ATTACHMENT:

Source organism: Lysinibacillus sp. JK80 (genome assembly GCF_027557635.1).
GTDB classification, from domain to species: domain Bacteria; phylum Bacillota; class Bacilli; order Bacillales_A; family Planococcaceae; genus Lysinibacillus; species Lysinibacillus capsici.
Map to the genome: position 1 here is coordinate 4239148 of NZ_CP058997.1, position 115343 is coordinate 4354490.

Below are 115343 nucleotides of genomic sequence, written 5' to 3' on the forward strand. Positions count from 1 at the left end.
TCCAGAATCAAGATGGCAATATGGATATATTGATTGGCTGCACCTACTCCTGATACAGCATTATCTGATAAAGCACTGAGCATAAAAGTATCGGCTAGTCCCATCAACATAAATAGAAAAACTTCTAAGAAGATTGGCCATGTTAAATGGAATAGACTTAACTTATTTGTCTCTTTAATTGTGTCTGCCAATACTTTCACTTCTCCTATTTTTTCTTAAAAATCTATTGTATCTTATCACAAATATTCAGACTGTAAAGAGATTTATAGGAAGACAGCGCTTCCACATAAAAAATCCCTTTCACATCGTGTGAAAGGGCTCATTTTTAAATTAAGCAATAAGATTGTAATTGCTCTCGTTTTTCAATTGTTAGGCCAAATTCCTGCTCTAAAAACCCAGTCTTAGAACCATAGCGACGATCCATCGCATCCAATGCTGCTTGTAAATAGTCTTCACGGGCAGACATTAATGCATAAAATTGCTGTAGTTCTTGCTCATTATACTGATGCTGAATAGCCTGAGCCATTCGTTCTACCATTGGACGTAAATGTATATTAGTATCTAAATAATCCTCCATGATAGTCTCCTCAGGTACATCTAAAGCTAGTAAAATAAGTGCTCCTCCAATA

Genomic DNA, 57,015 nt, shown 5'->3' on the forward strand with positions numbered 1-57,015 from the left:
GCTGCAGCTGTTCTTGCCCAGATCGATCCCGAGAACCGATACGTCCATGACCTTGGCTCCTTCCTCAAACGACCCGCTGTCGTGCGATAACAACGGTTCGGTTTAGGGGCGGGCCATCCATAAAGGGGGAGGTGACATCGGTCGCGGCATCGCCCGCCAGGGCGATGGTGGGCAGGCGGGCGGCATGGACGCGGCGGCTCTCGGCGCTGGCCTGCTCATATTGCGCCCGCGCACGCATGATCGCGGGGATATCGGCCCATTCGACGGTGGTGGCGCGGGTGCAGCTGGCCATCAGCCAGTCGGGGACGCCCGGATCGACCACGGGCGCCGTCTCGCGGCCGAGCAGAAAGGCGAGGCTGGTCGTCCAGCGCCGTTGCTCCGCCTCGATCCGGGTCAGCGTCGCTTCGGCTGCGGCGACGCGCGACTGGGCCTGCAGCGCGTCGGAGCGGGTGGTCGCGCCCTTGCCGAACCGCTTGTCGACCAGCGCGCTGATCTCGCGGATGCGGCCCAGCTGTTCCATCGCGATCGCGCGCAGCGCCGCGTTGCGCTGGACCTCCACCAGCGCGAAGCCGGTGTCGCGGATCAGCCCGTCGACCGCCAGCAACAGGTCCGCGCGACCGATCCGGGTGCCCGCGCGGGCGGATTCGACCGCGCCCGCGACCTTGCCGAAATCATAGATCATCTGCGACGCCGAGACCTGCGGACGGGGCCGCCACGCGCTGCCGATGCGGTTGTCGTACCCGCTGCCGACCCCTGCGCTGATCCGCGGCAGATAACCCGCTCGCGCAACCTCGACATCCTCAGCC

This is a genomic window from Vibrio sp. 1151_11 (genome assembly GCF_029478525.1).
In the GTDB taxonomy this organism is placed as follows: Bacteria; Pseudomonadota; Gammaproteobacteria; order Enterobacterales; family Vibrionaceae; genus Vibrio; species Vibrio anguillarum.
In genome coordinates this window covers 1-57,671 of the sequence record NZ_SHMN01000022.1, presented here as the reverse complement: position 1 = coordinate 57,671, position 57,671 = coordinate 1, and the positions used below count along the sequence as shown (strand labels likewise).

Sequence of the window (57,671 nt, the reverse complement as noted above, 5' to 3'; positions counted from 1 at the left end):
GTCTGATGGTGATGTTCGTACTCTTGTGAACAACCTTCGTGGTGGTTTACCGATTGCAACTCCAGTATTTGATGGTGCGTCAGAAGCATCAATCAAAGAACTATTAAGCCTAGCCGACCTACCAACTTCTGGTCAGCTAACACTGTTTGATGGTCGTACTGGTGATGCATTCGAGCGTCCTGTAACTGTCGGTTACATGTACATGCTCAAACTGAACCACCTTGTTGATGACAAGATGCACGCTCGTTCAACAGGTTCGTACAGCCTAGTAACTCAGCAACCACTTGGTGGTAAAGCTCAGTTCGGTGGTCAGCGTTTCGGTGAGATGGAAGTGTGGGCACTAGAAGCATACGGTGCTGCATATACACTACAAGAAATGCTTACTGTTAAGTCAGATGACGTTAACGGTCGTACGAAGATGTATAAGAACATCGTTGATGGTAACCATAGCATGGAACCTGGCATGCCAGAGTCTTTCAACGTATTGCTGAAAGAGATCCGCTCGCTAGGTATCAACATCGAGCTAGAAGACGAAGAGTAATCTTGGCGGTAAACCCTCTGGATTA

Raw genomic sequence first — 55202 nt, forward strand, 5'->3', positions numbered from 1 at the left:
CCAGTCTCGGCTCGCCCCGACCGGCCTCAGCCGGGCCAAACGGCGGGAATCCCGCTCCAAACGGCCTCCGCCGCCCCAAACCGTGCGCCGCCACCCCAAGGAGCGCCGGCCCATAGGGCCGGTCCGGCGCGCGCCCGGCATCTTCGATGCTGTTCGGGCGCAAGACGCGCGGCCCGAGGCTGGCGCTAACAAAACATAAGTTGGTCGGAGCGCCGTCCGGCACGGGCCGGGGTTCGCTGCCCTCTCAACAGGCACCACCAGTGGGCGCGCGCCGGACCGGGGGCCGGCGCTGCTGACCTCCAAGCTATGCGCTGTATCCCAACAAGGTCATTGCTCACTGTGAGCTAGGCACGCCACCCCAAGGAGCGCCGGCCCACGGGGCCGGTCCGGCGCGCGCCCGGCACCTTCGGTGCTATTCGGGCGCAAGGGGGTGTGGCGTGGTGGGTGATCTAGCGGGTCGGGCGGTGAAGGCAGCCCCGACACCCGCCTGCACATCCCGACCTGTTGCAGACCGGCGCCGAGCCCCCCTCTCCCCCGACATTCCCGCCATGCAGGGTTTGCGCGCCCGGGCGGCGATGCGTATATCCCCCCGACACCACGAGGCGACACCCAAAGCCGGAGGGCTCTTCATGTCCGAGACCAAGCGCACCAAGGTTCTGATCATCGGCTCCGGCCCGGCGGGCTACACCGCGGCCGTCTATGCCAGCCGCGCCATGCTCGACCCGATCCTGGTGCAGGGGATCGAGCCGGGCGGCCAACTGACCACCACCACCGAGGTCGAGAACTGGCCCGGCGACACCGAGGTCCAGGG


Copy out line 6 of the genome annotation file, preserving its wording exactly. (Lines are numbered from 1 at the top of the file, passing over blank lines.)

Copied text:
Genomic DNA, 57,015 nt, shown 5'->3' on the forward strand with positions numbered 1-57,015 from the left: